Elliott’s Shoreline Buffer Evergreen Huckleberry Jam

Elliott’s Shoreline Buffer Evergreen Huckleberry Jam

Native huckleberries make a tasty jam as well as feeding wildlife and buffering shorelines. Photo by Elliott Menashe.

The following healthy and delicious recipe is compliments of Elliott Menashe, of Greenbelt Consulting. Elliott says this special recipe is from his neighbor, Sue Ellen White, on the southeastern shore of Whidbey Island. Sue Ellen teaches canning and Elliott is the happy recipient of some of her bounty. It illustrates just one of the many benefits of preserving and establishing native plant buffers on your marine shoreline properties. Edible landscapes do make good buffer shrubs.


Join Elliott at the garden show for his seminar, “Native Plants for Shoreline Landscapes: Guide for Beautiful & Effective Erosion Control”, on Thursday, February 24th at 7:00 pm in the Hood Room. Bon Appétit.


4 cups, cleaned huckleberries
¼ cup lemon or lime juice
¾ to 2 cups sweetener (I suggest a light sweetener such as fruit sweetener or agave, but sugar will do.)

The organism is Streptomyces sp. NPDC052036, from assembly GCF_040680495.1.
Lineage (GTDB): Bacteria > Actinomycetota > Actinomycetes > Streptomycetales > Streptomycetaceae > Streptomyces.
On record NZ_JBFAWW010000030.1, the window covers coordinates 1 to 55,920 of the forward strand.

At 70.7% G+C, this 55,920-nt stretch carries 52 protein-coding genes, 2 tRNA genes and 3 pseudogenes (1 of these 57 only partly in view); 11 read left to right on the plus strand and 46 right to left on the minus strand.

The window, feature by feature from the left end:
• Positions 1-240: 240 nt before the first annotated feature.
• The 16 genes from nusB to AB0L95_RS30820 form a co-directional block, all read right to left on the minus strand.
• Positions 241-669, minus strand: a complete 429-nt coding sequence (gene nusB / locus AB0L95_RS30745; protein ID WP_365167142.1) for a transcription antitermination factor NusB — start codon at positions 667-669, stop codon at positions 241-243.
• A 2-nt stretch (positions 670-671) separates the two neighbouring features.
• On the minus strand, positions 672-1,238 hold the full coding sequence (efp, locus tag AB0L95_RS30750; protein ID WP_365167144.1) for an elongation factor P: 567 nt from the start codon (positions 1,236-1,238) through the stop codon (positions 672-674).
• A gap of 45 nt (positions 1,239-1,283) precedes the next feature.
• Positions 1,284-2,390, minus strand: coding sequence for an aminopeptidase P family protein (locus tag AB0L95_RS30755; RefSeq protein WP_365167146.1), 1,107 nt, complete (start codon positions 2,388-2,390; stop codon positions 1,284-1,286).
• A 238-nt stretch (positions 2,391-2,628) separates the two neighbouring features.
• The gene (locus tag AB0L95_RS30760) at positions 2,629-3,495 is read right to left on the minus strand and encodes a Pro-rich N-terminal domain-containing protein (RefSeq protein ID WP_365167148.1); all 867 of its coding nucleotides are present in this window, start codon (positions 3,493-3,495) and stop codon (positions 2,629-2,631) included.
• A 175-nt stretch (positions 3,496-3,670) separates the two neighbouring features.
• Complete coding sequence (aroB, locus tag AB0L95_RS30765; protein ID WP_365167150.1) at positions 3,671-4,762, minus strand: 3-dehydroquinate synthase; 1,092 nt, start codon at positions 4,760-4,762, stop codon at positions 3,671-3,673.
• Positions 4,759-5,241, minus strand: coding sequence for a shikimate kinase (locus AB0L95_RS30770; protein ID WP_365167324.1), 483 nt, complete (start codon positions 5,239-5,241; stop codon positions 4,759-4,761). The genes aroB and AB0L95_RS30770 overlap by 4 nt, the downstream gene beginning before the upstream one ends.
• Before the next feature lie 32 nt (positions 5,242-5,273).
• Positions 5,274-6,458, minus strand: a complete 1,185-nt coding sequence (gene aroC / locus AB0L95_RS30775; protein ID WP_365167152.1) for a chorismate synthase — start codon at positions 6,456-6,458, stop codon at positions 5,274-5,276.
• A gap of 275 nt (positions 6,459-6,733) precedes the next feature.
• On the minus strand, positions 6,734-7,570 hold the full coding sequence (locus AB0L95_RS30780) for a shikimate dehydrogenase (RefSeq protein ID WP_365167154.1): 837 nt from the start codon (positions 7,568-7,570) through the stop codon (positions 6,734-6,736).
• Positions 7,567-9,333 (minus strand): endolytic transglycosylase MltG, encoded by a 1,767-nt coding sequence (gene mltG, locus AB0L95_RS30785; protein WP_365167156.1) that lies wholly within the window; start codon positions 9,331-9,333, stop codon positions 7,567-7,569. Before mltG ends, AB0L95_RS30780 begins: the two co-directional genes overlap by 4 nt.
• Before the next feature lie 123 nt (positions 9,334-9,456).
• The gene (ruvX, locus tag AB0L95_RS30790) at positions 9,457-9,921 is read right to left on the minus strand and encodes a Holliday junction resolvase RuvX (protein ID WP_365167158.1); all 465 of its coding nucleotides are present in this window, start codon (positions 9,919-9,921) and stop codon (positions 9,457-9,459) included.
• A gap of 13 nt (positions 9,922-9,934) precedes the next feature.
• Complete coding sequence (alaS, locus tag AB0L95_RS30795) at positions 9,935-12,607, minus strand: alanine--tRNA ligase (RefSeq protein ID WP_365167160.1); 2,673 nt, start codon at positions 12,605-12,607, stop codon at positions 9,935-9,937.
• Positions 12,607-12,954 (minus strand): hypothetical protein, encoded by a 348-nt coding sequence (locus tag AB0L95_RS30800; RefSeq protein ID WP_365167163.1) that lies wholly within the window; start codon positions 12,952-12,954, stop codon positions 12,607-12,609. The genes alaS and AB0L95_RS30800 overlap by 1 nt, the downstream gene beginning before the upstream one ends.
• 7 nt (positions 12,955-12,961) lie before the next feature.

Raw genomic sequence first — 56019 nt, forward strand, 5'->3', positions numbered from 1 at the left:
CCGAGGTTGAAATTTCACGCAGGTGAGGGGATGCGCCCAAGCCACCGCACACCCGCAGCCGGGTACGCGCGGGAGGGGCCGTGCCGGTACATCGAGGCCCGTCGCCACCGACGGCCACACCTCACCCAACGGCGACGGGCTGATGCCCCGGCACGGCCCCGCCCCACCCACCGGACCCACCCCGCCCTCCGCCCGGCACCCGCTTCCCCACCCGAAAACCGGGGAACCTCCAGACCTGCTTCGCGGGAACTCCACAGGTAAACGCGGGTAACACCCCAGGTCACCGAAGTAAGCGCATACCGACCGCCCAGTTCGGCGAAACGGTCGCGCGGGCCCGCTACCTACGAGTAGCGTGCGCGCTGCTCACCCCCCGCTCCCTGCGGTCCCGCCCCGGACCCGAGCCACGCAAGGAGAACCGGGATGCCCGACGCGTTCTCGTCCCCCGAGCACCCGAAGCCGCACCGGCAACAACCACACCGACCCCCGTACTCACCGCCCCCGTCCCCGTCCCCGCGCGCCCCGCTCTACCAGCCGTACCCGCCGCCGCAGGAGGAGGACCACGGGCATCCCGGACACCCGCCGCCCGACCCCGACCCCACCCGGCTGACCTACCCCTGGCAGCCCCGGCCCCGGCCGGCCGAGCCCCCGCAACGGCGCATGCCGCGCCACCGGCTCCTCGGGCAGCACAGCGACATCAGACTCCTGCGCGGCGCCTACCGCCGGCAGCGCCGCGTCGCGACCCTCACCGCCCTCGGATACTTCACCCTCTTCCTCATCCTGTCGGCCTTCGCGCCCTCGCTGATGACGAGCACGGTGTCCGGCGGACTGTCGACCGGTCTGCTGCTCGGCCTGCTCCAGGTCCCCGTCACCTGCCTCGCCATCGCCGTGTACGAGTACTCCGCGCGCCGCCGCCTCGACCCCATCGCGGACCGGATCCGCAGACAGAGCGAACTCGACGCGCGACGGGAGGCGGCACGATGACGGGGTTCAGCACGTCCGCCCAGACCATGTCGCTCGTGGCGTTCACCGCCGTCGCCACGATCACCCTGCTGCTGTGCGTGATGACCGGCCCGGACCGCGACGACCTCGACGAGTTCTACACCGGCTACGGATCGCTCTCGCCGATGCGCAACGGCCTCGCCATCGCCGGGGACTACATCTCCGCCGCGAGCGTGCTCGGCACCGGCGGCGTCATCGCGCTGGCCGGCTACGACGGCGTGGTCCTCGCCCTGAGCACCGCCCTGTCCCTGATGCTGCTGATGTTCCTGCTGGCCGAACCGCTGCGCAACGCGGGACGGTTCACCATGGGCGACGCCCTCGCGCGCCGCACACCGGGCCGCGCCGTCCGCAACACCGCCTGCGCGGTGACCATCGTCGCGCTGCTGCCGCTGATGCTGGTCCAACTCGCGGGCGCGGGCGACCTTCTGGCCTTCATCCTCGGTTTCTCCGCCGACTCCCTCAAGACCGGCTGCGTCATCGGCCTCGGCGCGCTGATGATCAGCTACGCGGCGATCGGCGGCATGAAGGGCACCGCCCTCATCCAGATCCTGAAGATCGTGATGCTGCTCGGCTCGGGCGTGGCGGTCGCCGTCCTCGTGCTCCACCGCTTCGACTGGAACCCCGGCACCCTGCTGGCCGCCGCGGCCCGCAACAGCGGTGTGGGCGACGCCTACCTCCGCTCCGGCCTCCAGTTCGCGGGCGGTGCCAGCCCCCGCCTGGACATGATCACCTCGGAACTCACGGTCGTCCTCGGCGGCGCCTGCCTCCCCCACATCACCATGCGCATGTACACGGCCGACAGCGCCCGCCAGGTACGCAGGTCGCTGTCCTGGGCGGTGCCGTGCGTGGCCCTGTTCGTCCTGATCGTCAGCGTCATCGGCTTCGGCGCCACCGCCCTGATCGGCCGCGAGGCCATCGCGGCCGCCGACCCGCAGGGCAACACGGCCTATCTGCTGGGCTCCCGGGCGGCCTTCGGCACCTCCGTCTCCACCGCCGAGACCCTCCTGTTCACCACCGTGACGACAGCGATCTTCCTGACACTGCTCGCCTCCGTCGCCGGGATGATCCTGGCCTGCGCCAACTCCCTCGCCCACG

Pomona’s Pectin – follow “Cooked Directions (Low Sugar or Honey)”:
2-3 t. pectin powder
2-3 t. calcium water


Mix the sweetener and pectin together while cold before adding to hot huckleberries and calcium water mix. Before canning, place a tablespoon of jam in fridge for 10 minutes to check gel set. You can then adjust with more liquid or add pectin powder/calcium water.

Seal in half pint jars and process 10 minutes in hot-water bath (at Puget Sound elevations). Or, just store in fridge – will keep about 3 weeks. Without the large amounts of sugar, it does not keep as well as commercial jams.

This recipe uses less sweetener than traditional jam recipes, allowing the intense huckleberry flavor to star. Jelling with less sugar requires the use of low-methoxyl citrus pectin, such as Pomona’s Pectin.  (Traditional pectin recipes require 55-85% sugar to jell.)  With low-methoxyl pectin you can sweeten to taste using agave syrup, honey or fruit sweetener.

Yield: 4-5 Cups of Jam


Sue Ellen says this Huckleberry Jam is great on toast or ice cream; and it’s also fabulous with salmon and chicken. To find out more about how to prevent shoreline erosion -which has really been devastating this winter around Puget Sound – visit Elliott’s website at http://nwf.gs/gSmwjt and catch his seminar at the show! –  Janet

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